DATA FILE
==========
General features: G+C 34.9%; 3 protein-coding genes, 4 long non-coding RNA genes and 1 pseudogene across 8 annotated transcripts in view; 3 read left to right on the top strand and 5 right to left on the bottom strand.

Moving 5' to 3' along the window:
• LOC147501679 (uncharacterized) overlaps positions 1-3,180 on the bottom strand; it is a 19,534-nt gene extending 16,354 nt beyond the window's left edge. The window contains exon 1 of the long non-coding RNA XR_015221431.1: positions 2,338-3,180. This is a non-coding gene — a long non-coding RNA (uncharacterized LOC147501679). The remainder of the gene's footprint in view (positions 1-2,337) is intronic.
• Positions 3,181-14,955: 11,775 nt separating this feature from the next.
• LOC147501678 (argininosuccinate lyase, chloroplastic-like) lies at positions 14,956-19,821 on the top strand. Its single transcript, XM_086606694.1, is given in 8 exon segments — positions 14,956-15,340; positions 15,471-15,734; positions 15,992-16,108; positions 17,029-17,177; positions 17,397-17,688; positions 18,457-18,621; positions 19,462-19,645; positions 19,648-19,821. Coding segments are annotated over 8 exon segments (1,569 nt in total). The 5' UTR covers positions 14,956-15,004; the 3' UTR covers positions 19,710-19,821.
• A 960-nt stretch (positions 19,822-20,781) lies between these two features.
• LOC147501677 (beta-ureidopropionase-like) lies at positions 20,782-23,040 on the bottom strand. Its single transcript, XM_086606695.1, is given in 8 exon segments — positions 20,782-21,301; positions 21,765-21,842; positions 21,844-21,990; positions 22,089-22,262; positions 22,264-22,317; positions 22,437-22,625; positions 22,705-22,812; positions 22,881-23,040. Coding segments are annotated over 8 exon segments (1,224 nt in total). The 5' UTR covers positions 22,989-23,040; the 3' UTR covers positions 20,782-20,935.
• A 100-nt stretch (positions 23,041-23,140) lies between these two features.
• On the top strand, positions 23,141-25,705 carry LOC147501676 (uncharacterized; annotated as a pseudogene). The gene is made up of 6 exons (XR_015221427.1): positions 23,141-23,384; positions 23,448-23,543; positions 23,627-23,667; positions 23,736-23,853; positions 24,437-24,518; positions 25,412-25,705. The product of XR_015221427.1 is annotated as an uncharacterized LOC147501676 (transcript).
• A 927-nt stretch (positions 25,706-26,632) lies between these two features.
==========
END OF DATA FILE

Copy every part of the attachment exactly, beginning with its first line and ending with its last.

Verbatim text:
General features: G+C 34.9%; 3 protein-coding genes, 4 long non-coding RNA genes and 1 pseudogene across 8 annotated transcripts in view; 3 read left to right on the top strand and 5 right to left on the bottom strand.

Moving 5' to 3' along the window:
• LOC147501679 (uncharacterized) overlaps positions 1-3,180 on the bottom strand; it is a 19,534-nt gene extending 16,354 nt beyond the window's left edge. The window contains exon 1 of the long non-coding RNA XR_015221431.1: positions 2,338-3,180. This is a non-coding gene — a long non-coding RNA (uncharacterized LOC147501679). The remainder of the gene's footprint in view (positions 1-2,337) is intronic.
• Positions 3,181-14,955: 11,775 nt separating this feature from the next.
• LOC147501678 (argininosuccinate lyase, chloroplastic-like) lies at positions 14,956-19,821 on the top strand. Its single transcript, XM_086606694.1, is given in 8 exon segments — positions 14,956-15,340; positions 15,471-15,734; positions 15,992-16,108; positions 17,029-17,177; positions 17,397-17,688; positions 18,457-18,621; positions 19,462-19,645; positions 19,648-19,821. Coding segments are annotated over 8 exon segments (1,569 nt in total). The 5' UTR covers positions 14,956-15,004; the 3' UTR covers positions 19,710-19,821.
• A 960-nt stretch (positions 19,822-20,781) lies between these two features.
• LOC147501677 (beta-ureidopropionase-like) lies at positions 20,782-23,040 on the bottom strand. Its single transcript, XM_086606695.1, is given in 8 exon segments — positions 20,782-21,301; positions 21,765-21,842; positions 21,844-21,990; positions 22,089-22,262; positions 22,264-22,317; positions 22,437-22,625; positions 22,705-22,812; positions 22,881-23,040. Coding segments are annotated over 8 exon segments (1,224 nt in total). The 5' UTR covers positions 22,989-23,040; the 3' UTR covers positions 20,782-20,935.
• A 100-nt stretch (positions 23,041-23,140) lies between these two features.
• On the top strand, positions 23,141-25,705 carry LOC147501676 (uncharacterized; annotated as a pseudogene). The gene is made up of 6 exons (XR_015221427.1): positions 23,141-23,384; positions 23,448-23,543; positions 23,627-23,667; positions 23,736-23,853; positions 24,437-24,518; positions 25,412-25,705. The product of XR_015221427.1 is annotated as an uncharacterized LOC147501676 (transcript).
• A 927-nt stretch (positions 25,706-26,632) lies between these two features.